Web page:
Is Red Dead Redemption 2's Arthur Morgan More Evil Than John Marston, and Why it Doesn't Matter

Who's more evil John or Arthur?

In Red Dead Redemption 2 players will get the chance to slip into the boots of Arthur Morgan, a violent, vicious member of Dutch's gang–the same gang John Marston was a part of. While we don't know yet if Marston will appear yet in Red Dead Redemption 2, players will live out Rockstar's playground version of the Wild West with Morgan, a protagonist not compromised by the familial ties that brought Marston to heel and made him into a "good man".

Everything we know about Morgan we know from the minute and half story trailer Rockstar released yesterday, and it doesn't paint a pretty picture. He shakes down debtors, robs banks, threatens a young man while talking about his dead dad and widowed mom. Basic outlaw stuff really, and nothing too unfamiliar in Rockstar's stable of thieves and killers, though fans have definitely taken notice that Morgan feels a shade darker than Marston was from the first Red Dead Redemption.

"I like that this time we are truly the bad guy it seems," says one of the highest rated comments on the nearly 1,000-plus comment long thread on the Red Dead Redemption subreddit for the new trailer.

It's a comment that's echoed across different threads, and seemingly the more popular revelation from the new trailer among fans. That this time players will get to play as an uncompromised outlaw, free of any frivolous morality. What's implied is that John Marston, another outlaw–albeit an ex-outlaw by the time the first Red Dead Redemption begins–wasn't bad enough guy. Something that feels weird to say considering he headlined a Rockstar game, a studio that specializes in bad guys. And guess what? John Marston is a bad guy.

Here's a thought experiment: If I played Red Dead Redemption 2 as peacefully as possible with Arthur Morgan, while I played as violently as possible as John Marston in Red Dead Redemption 1 (Dastardly achievement anyone?), who is the worse guy?

John Marston, certified bad guy

Regardless of any actions you commit in Rockstar's open worlds, if it doesn't fit with the game's narrative, it is rarely addressed. It's why the feds who are blackmailing John Marston won't question why I wandered into the cutscene with an NPC tied to the back of my horse. The dreaded "L-Word", Ludonarrative Dissonance comes to mind, and it's particularly interesting in the context of Rockstar games. Compared to a game like Saints Row, which not only gives you the tools to commit outrageous atrocities, but applauds those actions; Rockstar games like Red Dead Redemption and Grand Theft Auto tend to turn a blind eye towards actions that don't fit within the defined narrative for your charcter.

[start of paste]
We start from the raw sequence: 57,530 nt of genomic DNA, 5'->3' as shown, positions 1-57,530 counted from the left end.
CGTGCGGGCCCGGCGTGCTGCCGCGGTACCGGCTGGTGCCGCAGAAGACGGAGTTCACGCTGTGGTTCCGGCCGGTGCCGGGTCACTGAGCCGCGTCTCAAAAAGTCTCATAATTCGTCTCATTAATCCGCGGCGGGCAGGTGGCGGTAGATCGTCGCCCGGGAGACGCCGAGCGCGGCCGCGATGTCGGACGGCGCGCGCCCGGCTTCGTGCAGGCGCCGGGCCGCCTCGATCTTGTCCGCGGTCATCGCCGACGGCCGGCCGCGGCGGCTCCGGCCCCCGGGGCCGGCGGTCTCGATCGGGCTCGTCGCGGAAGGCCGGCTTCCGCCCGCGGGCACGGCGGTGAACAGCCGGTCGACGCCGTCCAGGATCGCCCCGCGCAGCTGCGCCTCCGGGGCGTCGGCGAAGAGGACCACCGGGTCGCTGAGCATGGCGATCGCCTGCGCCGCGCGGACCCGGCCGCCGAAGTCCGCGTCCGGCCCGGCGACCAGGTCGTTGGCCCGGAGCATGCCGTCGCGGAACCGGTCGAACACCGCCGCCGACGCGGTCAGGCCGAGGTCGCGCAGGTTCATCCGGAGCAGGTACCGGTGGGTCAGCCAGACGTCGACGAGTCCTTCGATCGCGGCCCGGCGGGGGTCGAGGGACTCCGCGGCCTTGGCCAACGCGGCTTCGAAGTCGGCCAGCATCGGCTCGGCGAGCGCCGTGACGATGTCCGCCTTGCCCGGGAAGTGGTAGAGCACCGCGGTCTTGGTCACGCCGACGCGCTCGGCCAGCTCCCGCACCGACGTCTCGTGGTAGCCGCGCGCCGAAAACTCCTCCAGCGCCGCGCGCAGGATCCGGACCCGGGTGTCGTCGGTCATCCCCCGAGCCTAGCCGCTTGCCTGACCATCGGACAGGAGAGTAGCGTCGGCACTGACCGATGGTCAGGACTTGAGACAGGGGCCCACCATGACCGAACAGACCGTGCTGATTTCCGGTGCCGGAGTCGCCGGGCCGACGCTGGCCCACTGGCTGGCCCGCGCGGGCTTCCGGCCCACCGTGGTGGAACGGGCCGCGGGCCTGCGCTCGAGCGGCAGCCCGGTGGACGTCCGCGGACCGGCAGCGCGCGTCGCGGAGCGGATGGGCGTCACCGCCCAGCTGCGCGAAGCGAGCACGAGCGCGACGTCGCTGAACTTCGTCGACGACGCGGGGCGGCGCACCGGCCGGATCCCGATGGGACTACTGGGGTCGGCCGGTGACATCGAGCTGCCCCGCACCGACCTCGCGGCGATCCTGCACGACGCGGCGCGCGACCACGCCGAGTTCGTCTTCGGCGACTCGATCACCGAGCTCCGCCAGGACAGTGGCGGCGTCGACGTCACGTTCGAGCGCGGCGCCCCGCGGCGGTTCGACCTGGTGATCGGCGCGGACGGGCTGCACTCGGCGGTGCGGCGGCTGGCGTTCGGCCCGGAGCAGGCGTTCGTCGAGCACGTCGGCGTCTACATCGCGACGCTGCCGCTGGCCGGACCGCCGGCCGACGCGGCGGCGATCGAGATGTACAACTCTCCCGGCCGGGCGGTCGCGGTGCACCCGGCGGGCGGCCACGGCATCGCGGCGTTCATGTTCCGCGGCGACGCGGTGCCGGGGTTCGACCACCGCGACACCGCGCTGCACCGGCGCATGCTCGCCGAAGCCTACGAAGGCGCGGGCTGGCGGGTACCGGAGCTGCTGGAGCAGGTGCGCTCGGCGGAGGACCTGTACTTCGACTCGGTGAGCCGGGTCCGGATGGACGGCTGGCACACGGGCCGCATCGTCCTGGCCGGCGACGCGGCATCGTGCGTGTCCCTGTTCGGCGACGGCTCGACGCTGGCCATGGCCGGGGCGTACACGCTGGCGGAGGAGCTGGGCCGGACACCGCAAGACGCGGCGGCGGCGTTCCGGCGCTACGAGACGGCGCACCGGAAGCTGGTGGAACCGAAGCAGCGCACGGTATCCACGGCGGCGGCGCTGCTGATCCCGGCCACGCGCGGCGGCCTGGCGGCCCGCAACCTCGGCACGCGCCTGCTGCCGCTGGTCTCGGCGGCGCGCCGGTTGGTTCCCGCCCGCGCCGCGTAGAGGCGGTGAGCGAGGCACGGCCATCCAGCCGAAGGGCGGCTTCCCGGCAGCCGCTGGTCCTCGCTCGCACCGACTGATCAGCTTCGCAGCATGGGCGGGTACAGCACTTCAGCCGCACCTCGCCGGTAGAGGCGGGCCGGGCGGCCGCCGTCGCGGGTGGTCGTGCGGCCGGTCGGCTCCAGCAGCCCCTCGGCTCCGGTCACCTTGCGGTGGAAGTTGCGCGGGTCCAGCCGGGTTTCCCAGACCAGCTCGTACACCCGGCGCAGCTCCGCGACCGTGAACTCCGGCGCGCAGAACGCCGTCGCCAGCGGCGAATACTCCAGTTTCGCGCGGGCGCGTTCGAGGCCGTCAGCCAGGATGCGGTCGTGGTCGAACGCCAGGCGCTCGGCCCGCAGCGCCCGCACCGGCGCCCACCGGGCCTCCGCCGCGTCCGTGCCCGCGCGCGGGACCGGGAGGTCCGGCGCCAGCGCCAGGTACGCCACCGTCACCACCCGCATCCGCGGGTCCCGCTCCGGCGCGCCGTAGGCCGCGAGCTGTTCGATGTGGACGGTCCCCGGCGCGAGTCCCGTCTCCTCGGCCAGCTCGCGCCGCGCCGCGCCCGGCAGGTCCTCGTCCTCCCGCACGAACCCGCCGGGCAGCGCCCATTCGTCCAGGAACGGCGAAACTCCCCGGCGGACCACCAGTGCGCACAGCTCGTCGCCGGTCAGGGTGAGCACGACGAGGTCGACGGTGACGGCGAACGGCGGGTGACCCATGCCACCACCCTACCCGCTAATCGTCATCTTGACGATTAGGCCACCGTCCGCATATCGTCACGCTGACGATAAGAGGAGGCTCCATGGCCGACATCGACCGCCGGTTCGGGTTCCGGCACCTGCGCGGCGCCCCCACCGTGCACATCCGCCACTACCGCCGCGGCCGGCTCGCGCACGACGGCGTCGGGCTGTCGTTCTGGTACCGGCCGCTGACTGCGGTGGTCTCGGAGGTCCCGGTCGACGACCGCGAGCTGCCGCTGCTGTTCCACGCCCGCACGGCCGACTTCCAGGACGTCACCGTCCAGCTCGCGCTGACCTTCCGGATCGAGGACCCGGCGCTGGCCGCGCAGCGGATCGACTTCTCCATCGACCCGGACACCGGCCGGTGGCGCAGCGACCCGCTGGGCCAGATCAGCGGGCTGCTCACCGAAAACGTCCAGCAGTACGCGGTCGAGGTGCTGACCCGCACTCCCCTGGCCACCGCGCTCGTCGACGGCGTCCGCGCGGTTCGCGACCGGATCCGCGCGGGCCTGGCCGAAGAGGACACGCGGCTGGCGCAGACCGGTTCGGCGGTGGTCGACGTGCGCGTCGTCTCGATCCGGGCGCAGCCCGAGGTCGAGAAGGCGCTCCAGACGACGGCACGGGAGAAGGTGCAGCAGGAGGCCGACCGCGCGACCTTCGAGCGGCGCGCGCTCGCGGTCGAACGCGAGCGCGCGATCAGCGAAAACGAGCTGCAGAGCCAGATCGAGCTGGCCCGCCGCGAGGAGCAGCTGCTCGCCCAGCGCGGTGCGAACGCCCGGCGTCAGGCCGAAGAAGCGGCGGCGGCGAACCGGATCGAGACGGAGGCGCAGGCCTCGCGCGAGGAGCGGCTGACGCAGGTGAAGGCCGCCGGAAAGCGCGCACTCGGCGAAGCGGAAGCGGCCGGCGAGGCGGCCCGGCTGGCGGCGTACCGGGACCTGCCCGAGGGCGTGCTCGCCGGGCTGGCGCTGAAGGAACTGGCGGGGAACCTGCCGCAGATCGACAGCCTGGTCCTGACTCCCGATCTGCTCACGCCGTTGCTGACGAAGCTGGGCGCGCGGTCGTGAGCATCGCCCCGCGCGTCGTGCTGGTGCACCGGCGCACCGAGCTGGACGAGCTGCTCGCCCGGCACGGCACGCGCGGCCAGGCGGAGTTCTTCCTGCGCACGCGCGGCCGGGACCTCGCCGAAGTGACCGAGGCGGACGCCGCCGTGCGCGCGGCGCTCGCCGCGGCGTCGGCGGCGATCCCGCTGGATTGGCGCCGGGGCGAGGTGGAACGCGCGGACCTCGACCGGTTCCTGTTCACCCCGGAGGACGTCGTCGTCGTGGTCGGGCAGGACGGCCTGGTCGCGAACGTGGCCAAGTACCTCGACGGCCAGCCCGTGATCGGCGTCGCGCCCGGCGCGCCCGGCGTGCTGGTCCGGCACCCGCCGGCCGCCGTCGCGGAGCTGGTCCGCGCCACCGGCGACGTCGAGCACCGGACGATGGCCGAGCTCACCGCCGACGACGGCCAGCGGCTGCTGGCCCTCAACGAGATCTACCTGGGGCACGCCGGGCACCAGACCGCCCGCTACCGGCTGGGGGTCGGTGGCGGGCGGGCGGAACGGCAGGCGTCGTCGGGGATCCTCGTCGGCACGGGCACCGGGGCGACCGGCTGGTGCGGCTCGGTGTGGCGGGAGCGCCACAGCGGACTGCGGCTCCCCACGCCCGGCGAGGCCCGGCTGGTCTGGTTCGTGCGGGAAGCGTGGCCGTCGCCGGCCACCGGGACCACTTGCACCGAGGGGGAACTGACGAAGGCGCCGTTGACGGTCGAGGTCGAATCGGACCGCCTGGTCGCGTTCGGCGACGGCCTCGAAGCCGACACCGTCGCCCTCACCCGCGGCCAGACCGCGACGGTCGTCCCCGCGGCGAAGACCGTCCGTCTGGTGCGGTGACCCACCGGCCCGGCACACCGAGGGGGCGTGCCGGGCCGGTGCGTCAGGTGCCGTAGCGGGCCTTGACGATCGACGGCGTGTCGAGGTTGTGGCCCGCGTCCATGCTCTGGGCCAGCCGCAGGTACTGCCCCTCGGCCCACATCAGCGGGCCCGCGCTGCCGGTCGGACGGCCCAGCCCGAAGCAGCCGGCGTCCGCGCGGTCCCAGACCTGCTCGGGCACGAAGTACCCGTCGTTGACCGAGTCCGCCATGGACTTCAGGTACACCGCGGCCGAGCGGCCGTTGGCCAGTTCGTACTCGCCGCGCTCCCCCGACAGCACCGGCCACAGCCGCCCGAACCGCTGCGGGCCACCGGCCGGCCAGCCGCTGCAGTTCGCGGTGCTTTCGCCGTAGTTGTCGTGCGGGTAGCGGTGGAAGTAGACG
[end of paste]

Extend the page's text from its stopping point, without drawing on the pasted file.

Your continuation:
It's why John Marston is seen as a good man within the context of Red Dead Redemption. His story was an examination of the concept of redemption and past sins. That his son Jack follows in his father's shoes highlights the fact that redemption is rarely achieved. Evil is in some ways inherent to both John and Jack regardless of their actions, proving on some level that Jack, like his father, are bad men.

This raises some interesting questions about the legacy of Red Dead Redemption, and maybe even how players respond to questions of mortality in video games.

There's no way Arthur Morgan is a pleasant man

Does the ending to Red Dead Redemption supercede any potential "evil" actions as taken on by the player in the open world? If I played my John Marston as the most evil bastard in the west, does it matter if it's not part of the story? Likewise, would players prefer to play as a character whose evil actions are acknowledged by other characters in cutscenes? While we don't know much about Arthur Morgan just yet, he definitely seems like a nasty dude, as seen by the way other characters interact with him within the scenes in the trailer.

Morgan's purposeful villainy will certainly lead to more interesting storytelling possibilities that I'm excited to explore in Red Dead Redemption 2. But if I spend the whole game as peacefully as possible what difference does it make? Will Dutch ask me in-game, "Hey Arthur, you're usually this bad guy so why haven't you been bad lately?" if I go for an extended period of time not being "evil"? Probably not, and that comes with the territory. Rockstar does two things incredibly well: tell mature, sophisticated stories, and offer large sandboxes to play around in. The problem is that often time these two sides rarely communicate with each other.

So who's a bad guy?

So it seems weird that the idea of being the "bad guy" in a Rockstar game is exciting when one's cruelty or virtue is limited only by one's imagination and the technical limitations of any given title. Was Marston a good guy because the cinematic and story always positioned him in a better moral light, even when players were free to be as evil as they pleased? Do players need the story portions of the game to reaffirm the cruelty in our gameplay? Are John's evil actions outside of the story redeemed because of the way Red Dead Redemption ends?

These are largely rhetorical questions, but knowing Rockstar one can tell that the minute and half trailer doesn't offer a fraction of the full picture of what Red Dead Redemption 2 has to offer. Here's hoping that Rockstar's old west morality saga will play around with these concepts head-on. Lest they risk undermining Morgan's outwardly evil outlaw with its own gameplay, just like how the gameplay risked undermining John Marston's story of redemption.

Tagged with Articles, PlayStation 4, Rockstar Games, Xbox One.

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